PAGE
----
Agroforestry: Growing money on trees?

BY
Parker Hughes
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Mar 11, 2021
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ın
Agriculture

Progress: On a global scale, humankind is facing an environmental crisis connected to the way we use and abuse the land. Modern agriculture's reliance on monocultures (one-crop production systems) threatens the fertility of our soil. And in the long term, these extractive practices threaten the well-being and prosperity of humanity. To prevent this outcome, a small subset of US landowners is blurring the lines between agriculture and forestry by integrating trees to improve marginal farmland and increase profitability.

Aerial view of an industrial farming system

Simply speaking, agroforestry is a cultivation system in which fruit, nut, and timber trees or shrubs are purposefully grown among crops or pastureland. Although rare in the US, this practice is used across at least 1.6 billion acres of land worldwide. Agroforestry mimics the way in which organisms (plants or animals) support each other through the exchange of nutrients, water, and shade in natural ecosystems. The two most prominent forms of agroforestry include agri-silviculture and silvopasture. Agri-silviculture often incorporates alley-cropping, which combines rows of trees such as orchards with annual or perennial crops in the space between rows, whereas silvopasture systems graze animals on pastures with tree cover or orchards.

In short, agroforestry yields a range of benefits including: 

  • Drawing down emissions: Through photosynthesis, trees, plants, and fertile soils can become carbon sinks - naturally pulling carbon dioxide (CO2) out of the atmosphere. Converting forest to cropland emits anywhere 62 to 120 tons of carbon per hectare. Whereas adding trees into existing cropland can sequester 2 to 8 tons of carbon per acre per year. This method is even more powerful when used in tandem with holistically managed grazing
  • Increasing land productivity: Compared to monocultures, agroforestry systems retain up to 53 percent more nitrogen and 17 percent more phosphorus. And over a 10 year period, agroforestry systems can be up to 30 percent more productive than one-crop systems. This method produces more food on the same amount of land by taking advantage of vertical space and improving soil quality. Adding trees to cropland also provides shelter and habitat for other species and pollinators - fostering a more robust ecosystem that can endure disease and extreme weather.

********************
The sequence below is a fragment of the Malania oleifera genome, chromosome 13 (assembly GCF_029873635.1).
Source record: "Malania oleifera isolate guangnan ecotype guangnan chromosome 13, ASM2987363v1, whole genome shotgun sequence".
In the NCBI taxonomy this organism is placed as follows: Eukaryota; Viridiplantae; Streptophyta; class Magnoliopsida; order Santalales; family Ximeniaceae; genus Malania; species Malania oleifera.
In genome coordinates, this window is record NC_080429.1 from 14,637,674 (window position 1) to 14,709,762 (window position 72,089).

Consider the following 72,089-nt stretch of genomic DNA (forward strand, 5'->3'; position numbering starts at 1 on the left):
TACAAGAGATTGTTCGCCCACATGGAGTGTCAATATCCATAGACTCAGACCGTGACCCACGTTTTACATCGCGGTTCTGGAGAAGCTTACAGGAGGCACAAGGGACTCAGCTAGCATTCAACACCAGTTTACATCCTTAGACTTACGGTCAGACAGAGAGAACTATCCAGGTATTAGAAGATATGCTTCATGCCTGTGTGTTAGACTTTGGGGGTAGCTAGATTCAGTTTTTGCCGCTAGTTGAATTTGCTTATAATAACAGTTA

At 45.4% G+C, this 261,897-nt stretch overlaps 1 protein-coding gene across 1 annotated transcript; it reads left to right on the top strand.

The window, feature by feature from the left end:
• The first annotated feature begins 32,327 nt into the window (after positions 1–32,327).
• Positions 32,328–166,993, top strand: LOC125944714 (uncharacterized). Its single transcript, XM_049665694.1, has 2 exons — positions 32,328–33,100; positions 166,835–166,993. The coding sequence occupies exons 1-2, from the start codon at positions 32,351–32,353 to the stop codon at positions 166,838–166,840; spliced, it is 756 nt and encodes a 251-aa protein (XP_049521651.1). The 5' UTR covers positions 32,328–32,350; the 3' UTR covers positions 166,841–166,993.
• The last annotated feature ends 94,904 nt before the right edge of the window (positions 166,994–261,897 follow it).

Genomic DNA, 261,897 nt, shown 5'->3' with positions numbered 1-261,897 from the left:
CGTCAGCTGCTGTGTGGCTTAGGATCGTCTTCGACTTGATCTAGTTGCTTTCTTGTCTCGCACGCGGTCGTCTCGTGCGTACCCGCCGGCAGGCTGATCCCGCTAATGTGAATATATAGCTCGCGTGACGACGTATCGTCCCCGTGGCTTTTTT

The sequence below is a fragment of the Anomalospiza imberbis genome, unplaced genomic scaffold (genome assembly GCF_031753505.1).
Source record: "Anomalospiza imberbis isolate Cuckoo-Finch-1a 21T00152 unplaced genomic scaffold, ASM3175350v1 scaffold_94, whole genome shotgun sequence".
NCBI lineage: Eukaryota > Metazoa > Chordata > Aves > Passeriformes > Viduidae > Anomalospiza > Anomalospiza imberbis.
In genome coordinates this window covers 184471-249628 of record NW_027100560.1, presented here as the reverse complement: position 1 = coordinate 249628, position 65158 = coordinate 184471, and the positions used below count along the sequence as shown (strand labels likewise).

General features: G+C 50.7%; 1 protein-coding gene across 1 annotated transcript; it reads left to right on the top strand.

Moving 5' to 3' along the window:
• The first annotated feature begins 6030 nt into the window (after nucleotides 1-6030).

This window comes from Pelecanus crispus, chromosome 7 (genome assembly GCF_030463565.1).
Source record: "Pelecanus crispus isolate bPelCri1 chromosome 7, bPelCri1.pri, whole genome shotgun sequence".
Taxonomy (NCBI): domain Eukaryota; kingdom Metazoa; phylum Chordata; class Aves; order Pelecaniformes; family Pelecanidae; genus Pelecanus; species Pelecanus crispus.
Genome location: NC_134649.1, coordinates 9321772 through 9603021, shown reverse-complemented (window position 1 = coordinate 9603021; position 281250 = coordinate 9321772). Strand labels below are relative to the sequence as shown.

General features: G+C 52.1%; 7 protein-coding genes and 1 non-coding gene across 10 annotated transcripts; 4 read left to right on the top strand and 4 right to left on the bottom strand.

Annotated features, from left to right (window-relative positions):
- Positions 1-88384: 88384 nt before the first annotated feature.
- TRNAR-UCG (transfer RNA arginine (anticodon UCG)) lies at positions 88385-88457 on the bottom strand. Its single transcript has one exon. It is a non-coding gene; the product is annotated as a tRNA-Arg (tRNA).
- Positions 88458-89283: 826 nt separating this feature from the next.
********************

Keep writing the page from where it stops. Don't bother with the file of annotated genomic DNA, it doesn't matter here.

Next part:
• Growing farmer profitability: In addition to enhancing land productivity, practicing agroforestry diversifies revenue streams for farmers. Trees are permanent crops that produce high margin fruits, nuts, timber, and biomass - generating up to eight times more profit than a traditional row crop operation. Growers are also able to reduce or eliminate application of costly pesticides and insecticides because the increased amount of living organisms (insects and birds) act as a natural pest management system. And as carbon markets become commercially viable, agroforestry will become a tool that helps monetize land conservation efforts by offering farmers additional profit for storing CO2 in their soil and biomass. 

Regenerative agroforestry has the potential to increase farmer profitability while improving biodiversity and soil quality. Yet its variability makes it a complex agricultural investment. At the moment, several bottlenecks hinder the growth of the movement in the US.

  • Education:  Agroforestry comes with an initial learning curve. Fusing crops with trees can be difficult without prior knowledge of tree genetics or how certain plants interact with shade. For example, trees planted too close together can shadow crops that are not tolerant to shade. In this scenario, agroforestry systems can negatively impact plant growth. 
  • Capital: The cost needed to start growing trees is high, especially compared to the investment for annual cash crops. Many farmers do not have the extra capital to cover the operating expenses for 3-5 years until their nut, fruit, or timber trees are productive. Companies like Propagate Ventures and Salo Sciences are solving this problem by building technology that makes it simpler for landowners to access alternative financing channels. Both platforms also speed up the process of designing, implementing, and monetizing conservation efforts. 

In the race to reforest America’s farmland, we should not narrowly focus on the sheer number of trees planted. Instead, we must think about using trees or shrubs to better balance agro-ecosystems and generate income for rural communities. Before the forest farming movement can become commonplace, policymakers and innovators must continue to make it easier for landowners to access agroforestry resources and services. Once this happens, farmers will be able to design agricultural systems that are more self-sufficient and resilient. 

Watch: In Food, Inc., documentarian Robert Kenner exposes our nation’s highly centralized and mechanized food industry. With the help of Eric Schlosser and Michael Pollan, this film illustrates how most American food is grown by a handful of multinational corporations with the consent of our government's regulatory agencies. This film uncovers that the US food supply has been seized by large producers that put profit ahead of public health, animal welfare, the livelihood of small farmers, and the environment. Food, Inc. is a must-watch for anyone interested in learning more about how industrial agriculture is degrading the health of people and our planet.

Parker Hughes
Associate at Soilworks Natural Capital
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